Chateau Pichon-Lalande is an amazing Estate in the heart of the where great Bordeaux comes from. They have 89 hectare of vines. Their neighbours are Pichon Baron (they used to be one Estate!), Chateau Latour, Leoville Las Cases and Leoville Poyferre. Of interest is that 11ha is actually within St-Julien, which might help explain their house style. The vineyard is roughly 61% Cabernet Sauvignon, 32% Merlot, 4% Cabernet Franc and 3% Petit Verdot. Experiments with organic and biodynamic practices are carried out on different parcels. And drastic replant is still taking place to make sure the rootstocks, varieties and terroirs all work together to make the best wine possible. The average vine age is an impressive 45 years, which is another reason these wines are so good.
And anyone who has tasted Pichon Lalande knows that their dedication to and investment in constant improvement is immediately evident. Layered, elegant, textural, concentrated, balanced and delicious. This is the Chateau that I feel definitively sums up everything that is great about Bordeaux.
“Now at 30 years of age, there is a gulf between the two Pichons in this vintage that no longer exists. The 1986 Pichon-Longueville Comtesse de Lalande has long been one of the best wines from the estate alongside the 1982 (even if the first bottle was a little oxidized). The second bottle was representative. It has a classic pencil-lead, cedar-infused nose that rockets from the glass, a subtle floral note developing with time. The palate is medium-bodied with supple red berry fruit, a pinch of white pepper and cedar, structured compared to coeval vintages and perhaps further along its drinking plateau than previous examples. Certainly à point, I would be reaching for bottles of this now if you cannot locate those 1982s, or alternatively seek out the superlative 1996. This still remains a fine, rather regal Pichon-Lalande. Tasted July 2016.” Score: 95 Neal Martin, Wine Advocate (228), December 2016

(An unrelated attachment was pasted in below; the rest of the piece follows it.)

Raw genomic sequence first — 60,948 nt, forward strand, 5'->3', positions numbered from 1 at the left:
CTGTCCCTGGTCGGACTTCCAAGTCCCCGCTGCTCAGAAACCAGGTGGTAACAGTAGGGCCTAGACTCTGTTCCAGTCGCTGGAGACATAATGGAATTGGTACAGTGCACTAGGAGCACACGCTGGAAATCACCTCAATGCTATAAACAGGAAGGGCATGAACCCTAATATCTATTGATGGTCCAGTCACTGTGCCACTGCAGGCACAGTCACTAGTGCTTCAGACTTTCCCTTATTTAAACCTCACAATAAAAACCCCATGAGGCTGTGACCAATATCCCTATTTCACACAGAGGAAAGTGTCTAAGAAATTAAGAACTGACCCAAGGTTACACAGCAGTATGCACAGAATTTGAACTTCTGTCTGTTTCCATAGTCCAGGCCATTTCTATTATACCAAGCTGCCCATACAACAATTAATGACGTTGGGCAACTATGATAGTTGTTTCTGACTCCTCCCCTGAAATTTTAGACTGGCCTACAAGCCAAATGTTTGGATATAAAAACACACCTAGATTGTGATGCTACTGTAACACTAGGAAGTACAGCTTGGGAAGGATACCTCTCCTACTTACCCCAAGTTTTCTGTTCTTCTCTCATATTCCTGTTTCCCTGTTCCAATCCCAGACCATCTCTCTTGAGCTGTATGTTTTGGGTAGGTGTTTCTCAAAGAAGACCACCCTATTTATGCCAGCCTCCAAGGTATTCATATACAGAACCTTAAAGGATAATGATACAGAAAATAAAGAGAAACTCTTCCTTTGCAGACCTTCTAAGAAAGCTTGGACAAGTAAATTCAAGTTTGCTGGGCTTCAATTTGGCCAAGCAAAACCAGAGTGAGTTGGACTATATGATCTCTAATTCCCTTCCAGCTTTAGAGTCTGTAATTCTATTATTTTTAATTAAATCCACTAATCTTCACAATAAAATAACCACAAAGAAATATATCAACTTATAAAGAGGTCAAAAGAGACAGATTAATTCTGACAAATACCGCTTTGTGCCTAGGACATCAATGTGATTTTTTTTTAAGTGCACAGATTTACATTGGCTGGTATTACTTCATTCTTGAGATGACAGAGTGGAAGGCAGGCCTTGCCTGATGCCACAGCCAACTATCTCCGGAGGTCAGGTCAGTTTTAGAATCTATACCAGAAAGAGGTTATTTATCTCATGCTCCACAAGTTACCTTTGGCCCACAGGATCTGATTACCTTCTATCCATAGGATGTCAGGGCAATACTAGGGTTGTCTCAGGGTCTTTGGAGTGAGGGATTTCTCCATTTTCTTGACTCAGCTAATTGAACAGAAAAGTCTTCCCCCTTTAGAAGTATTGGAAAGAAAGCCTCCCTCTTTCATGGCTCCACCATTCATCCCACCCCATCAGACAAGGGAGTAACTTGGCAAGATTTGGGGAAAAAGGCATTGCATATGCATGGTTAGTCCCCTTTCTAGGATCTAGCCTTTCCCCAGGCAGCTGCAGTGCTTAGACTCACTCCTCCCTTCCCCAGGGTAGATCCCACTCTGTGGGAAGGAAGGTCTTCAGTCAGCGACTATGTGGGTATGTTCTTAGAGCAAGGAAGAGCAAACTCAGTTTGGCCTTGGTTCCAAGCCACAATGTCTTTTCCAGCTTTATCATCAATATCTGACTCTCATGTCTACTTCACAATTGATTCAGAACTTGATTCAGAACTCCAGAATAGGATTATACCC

The powerhouse of the Left Bank. It contains three of the five first growth wines. And a wealth of other great Chateaux beyond that. It combines the cool charm of St-Julien to the South and the rugged richness of St-Estephe to the North and makes the wines that are often thought of as classic Bordeaux. Cabernet Sauvignon reigns here and expect wines that are built to last 40 years in a great vintage.
The noble variety of Bordeaux’s left bank. Firm tannins, a streak of acidity and punctuated by flavours of cassis, violets, spice and leather. The best examples can age for the long term. Although Cabernet does often require blending with Merlot, Cabernet Franc or Shiraz to fix the hole it has in its middle palate.
It gets a tough time most of the places it is grown. But in Pomerol and Saint-Emilion Merlot not only dominates but makes some of the best wines in the world. Perfume, silky and plush. Cabernets Franc and Sauvignon season the wines with structure and acid but in some places, like Petrus they are almost not needed.
A late storm made it difficult for producers. The large crop that had already suffered hot, dry conditions now faced looking dilute and thin. The great producers left their Cabernet on the vine and were rewarded with a good result. The top producers, especially around Pauillac made wines that are still drinking wonderfully at 30 years of age.